The Hong Kong art scene has been in the news a lot this year–apparently flourishing despite the global economic downturn. The buzz peaked with last month’s five-day long Christie’s International’s auction, which was held in the Asian metropolis and which saw reportedly record-breaking sales. Indeed, it was at the auction on Nov. 29 that one bidder caused quite a stir by racking up an enormous bill. According to Bloomberg, the big spender is Shanghai-based Wang Wei, a slender female ‘with straight shoulder-length hair’ who was ‘sporting a leopard-print handbag and shoes’ that day. Wang and her husband, investor Liu Yiqian, are said to have spent a mind-boggling $146 million this year on Asian paintings alone.
According to Luxist.com:
‘Wang waved Paddle 960 aggressively [at the auction], sometimes tossing bids up HK$1 million at a time to distance herself from competitors for particular pieces. A few times, she didn’t bother lowering her paddle, instead just holding it up until her rivals quit.’Enjoying this article? Click here to subscribe for full access. Just $5 a month.
So coming across another related article in the Global Post about female art gallery owners in Karachi, Pakistan, I began to wonder if international art might start to open doors for females in countries where high-end markets are typically dominated by men.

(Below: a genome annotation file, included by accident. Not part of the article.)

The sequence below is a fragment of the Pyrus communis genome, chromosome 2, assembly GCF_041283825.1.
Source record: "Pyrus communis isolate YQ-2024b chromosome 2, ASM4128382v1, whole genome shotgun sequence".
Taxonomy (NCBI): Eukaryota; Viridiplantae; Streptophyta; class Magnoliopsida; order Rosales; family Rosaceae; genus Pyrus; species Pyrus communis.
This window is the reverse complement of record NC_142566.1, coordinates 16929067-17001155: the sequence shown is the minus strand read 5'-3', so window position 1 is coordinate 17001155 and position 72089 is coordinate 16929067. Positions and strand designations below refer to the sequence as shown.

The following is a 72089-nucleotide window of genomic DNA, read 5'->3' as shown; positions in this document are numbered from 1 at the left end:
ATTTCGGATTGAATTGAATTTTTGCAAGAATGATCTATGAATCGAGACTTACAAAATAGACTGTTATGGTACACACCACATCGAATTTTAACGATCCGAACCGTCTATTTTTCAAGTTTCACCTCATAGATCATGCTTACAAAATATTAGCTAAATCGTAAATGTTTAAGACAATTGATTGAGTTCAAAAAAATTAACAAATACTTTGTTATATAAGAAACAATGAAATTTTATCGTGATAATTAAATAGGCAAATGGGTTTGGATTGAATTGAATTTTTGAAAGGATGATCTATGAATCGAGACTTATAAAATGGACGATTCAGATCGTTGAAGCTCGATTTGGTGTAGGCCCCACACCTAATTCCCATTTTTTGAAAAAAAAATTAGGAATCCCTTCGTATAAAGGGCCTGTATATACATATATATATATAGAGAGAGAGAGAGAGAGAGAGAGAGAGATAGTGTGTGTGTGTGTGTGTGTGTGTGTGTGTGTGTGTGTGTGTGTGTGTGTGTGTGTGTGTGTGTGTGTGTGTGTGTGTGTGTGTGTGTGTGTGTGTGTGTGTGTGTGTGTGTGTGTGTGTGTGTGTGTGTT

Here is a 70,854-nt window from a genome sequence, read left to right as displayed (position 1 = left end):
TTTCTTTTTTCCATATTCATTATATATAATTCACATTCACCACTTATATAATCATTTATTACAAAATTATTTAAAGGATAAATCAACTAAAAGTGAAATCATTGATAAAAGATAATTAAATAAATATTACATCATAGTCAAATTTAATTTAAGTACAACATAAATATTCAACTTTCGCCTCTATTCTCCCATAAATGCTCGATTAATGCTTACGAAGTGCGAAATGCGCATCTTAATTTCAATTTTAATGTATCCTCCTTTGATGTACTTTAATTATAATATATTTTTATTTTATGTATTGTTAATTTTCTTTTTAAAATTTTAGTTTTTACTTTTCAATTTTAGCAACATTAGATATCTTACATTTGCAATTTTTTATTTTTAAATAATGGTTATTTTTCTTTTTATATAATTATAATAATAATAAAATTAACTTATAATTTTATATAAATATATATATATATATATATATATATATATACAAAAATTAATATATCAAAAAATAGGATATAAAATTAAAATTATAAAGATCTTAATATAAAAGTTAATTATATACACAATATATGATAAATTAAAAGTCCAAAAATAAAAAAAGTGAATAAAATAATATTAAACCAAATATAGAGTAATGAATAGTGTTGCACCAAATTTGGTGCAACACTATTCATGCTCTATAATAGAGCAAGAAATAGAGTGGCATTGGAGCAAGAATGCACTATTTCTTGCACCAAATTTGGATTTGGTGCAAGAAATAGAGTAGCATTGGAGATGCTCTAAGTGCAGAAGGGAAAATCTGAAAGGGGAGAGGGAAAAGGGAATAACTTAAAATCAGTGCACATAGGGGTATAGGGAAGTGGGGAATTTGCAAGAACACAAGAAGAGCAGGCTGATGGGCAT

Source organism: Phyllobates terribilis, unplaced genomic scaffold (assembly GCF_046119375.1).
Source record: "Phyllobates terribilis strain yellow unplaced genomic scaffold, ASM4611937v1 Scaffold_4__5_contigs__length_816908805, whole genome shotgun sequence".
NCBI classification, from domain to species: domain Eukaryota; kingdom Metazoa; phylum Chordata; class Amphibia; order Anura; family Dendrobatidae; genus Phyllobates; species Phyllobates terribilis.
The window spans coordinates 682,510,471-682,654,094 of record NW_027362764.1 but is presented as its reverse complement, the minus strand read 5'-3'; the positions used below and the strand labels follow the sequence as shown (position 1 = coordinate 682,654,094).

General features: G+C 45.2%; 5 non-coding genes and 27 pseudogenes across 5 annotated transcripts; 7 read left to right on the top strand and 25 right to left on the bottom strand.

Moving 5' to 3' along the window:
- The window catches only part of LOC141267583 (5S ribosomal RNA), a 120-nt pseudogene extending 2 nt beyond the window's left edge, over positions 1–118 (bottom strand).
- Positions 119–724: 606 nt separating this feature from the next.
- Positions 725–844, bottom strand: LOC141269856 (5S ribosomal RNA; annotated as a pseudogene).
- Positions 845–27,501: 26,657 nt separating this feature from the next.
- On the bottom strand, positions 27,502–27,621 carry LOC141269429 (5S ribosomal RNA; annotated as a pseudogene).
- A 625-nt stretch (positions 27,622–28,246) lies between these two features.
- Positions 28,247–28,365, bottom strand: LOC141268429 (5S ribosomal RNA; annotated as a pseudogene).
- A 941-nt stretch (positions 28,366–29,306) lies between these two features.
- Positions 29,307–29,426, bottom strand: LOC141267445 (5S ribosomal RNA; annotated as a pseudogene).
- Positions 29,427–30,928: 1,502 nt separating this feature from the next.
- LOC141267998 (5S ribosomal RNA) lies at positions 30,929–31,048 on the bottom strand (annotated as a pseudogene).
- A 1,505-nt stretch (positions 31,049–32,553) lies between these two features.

According to this piece, the art market in Pakistan’s largest city is ‘defying the global downturn,’ with a thriving business marked by two recent major gallery openings, with both galleries being run by women. In fact, it asserts that the whole Pakistani art scene is female-run.by single women no less. (However, it’s important to note here that the buyers and collectors are still mostly men.) It also raises an interesting point in quoting an art critic who ponders the question of why women in Karachi are dominating this arena:
‘.single women who now run things probably found refuge in art at a time when art was not considered a serious venture or vocation. Those who had persevered, propelled by pure will, serious-mindedness and by brisk business, have become influential figures, arbiters of taste, doyennes.’
It sounds as if unforeseen circumstances have set women to be the unlikely leaders of a thriving industry. If so, the future could be fairly bright. I have to say, though, I enjoyed one female Pakistani art gallery owner’s more direct thoughts on the same topic: ‘Women are prettier, smarter, have better social skills and know how to get things done.’